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Martin P.N. Gent and Michael R. Short

Reuse of solution after it has once been used to water plants can prevent groundwater pollution from the use of fertilizer in intensive agricultural production. The smaller the volume of nutrient solution discarded, the less likelihood of excess

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John C. Majsztrik and John D. Lea-Cox

( Chesapeake Executive Council, 1987 ). The 1992 amendment expanded restoration efforts to tributaries instead of just the main stem of the Bay and acknowledged that a reduction of upstream pollution would benefit the Bay overall ( Chesapeake Executive Council

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Stephanie E. Burnett and Marc W. van Iersel

pollution from fertilizer runoff that contains nitrates and phosphorus ( Lea-Cox and Ross, 2001 ). Because leachate volume correlates positively with irrigation volume, irrigating efficiently is a straightforward and inexpensive way to reduce leaching and

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Igenicious N. Hlerema, Bahlebi K. Eiasu, and Susan H. Koch

of biosorption capacity which could be exploited as cost-effective technology to solve problems of heavy metal pollution. Literature Cited Ahmad, I. 1986 Some studies on oyster mushroom (Pleurotus spp.) on waste material of corn industry. MS Thesis

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Anthony S. Davis, Matthew M. Aghai, Jeremiah R. Pinto, and Kent G. Apostol

leaching, both economically in terms of saved fertilizer and in terms of reduced pollution, will further help quantify potential benefits of subirrigation systems. Literature Cited Ahmed, A.K. Cresswell, G.C. Haigh, A.M. 2000 Comparison of sub

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Leqi Yang, Xiao Yang, Hong Zhao, Danfeng Huang, and Dongqin Tang

accumulation of fertilizer salinity ( Argo and Biernbaum, 1995 ). However, overhead irrigation also has negative effects, e.g., water wastage and potential pollution of the soil surface and groundwater with pesticides and fertilizers ( Ferrarezi et al., 2015a

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Neng-Iong Chan, Bruce E. Rittmann, and James Elser

( Ferber, 2004 ; Smith and Schindler, 2009 ). To reduce pollution and extend the life of finite supplies of rock phosphate, nutrient-recovery technologies ( Li et al., 2015 ) and improved agricultural practices ( Mikkelsen, 2011 ) are being developed. In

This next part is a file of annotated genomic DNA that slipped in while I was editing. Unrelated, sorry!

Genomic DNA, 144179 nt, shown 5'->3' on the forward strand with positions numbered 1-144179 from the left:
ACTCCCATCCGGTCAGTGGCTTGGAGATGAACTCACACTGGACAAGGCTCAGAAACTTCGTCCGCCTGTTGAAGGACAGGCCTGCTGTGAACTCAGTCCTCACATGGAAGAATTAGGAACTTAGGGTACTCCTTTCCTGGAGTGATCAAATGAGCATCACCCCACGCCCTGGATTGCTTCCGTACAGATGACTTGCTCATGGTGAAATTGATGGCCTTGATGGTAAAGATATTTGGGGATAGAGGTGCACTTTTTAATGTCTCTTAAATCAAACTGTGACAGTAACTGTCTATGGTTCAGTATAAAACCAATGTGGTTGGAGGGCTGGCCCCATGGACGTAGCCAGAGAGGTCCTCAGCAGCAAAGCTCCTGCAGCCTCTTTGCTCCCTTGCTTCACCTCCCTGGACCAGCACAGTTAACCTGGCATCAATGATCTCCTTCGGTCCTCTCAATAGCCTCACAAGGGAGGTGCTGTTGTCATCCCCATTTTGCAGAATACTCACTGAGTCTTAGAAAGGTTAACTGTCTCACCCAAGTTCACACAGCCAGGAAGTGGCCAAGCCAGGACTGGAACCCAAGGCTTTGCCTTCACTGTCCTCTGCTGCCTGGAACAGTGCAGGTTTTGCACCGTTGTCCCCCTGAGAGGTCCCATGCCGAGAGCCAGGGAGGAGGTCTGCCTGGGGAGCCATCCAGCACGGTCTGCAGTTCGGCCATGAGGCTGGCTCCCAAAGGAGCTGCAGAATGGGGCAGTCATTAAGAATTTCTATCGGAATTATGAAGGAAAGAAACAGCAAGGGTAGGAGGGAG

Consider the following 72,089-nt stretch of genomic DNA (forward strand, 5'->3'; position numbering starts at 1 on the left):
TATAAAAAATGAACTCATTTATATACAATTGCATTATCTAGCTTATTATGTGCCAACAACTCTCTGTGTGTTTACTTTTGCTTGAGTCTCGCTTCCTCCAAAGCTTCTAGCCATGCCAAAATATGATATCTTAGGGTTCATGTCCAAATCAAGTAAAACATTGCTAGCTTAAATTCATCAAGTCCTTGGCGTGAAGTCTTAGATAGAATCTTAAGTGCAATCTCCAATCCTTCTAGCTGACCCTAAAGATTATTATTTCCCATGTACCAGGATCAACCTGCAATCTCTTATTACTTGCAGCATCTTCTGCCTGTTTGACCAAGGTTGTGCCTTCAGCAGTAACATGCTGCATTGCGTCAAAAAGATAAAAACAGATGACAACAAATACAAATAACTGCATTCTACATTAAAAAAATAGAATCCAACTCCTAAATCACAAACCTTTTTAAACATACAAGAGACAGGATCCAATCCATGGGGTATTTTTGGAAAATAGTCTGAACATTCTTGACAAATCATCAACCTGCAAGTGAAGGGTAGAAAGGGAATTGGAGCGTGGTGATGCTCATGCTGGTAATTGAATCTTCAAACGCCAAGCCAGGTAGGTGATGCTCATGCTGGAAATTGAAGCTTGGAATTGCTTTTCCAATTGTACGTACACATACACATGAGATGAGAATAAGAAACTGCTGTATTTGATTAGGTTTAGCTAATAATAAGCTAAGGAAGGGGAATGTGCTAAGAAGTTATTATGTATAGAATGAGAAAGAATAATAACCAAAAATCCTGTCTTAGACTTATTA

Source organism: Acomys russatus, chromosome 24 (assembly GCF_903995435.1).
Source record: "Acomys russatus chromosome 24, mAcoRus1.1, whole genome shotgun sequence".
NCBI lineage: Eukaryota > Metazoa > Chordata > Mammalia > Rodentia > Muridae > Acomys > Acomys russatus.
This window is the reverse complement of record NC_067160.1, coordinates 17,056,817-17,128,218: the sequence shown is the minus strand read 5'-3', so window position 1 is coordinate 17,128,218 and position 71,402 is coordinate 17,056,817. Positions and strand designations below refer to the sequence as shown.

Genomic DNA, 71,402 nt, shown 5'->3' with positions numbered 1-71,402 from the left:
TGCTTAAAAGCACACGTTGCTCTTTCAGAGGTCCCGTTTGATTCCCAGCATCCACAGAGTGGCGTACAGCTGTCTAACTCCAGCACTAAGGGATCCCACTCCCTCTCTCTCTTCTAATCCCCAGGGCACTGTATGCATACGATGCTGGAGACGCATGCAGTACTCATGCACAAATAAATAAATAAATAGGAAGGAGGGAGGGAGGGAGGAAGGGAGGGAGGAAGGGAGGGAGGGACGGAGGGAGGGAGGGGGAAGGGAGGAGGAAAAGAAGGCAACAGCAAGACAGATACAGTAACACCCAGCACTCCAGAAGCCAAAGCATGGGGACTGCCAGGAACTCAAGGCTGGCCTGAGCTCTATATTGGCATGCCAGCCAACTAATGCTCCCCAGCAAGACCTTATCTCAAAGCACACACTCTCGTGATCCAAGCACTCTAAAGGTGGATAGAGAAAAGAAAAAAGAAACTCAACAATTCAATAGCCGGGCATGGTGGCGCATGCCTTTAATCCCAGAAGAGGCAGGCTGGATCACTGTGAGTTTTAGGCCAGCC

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Rachel Mack, James S. Owen Jr., Alex X. Niemiera, and David J. Sample

. Agriculture is considered one of the leading sources of nonpoint source pollution to the CBW (EPA, 2010). Runoff exiting production sites is considered nonpoint source pollution by the EPA (2005). Although the reduction targets are jointly agreed on by

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Wei-Ling Yuan, Shang-yong Yuan, Xiao-hui Deng, Cai-xia Gan, Lei Cui, and Qing-fang Wang

application can pose potential adverse environmental and health concerns ( Deng et al., 2012 ; Jing et al., 2007 ) such as groundwater pollution by NO 3 - -N, NH 3 , and N 2 O volatilization into the atmosphere ( Fan et al., 2010 ; Shi et al., 2010 ; Wang

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John M. Skelly, Don D. Davis, and Dennis R. Decoteau*

An Air Quality Learning and Demonstration Center has been developed within the Arboretum at Penn State Univ.. The Center provides opportunities where students (of all ages) and teachers (grade-school through to classes within the Univ.) can learn about air quality as one of our most important natural resources. A seasonally interactive display of air quality monitoring instrumentation, self guided walkways through gardens of air pollution sensitive plant species, innovative techniques for demonstrating the effects of air pollutants on plants, displays of recent research findings, industry supported displays of pollution abatement technologies, and a teaching pavilion are within the Center. A Pennsylvania Dept. of Environmental Protection air quality monitoring station with ozone, sulfur dioxide, nitrogen oxides, carbon dioxide, PM < 2.5 u mass and speciation samplers, and a complete meteorological station provide data on the immediate environmental parameters. These data are relayed to an LCD crystal display board that has been mounted on the outside of the monitoring building; visitors are able to see the various measures of the air quality on a real time basis. Pannier type fiberglass display panels provide understandings of the various facets of air pollution formation and transport phenomena, air quality monitoring methods, the functions of open-top chambers, foliar symptoms expressed by pollution sensitive plants within the bioindicator gardens, and the impacts of pollution on agricultural and forested ecosystems. Handicapped accessible walkways lead visitors throughout the Center to the Teaching Pavilion that easily accommodates 80 persons. The pavilion is equipped with drop down curtains, electric power, and internet connections.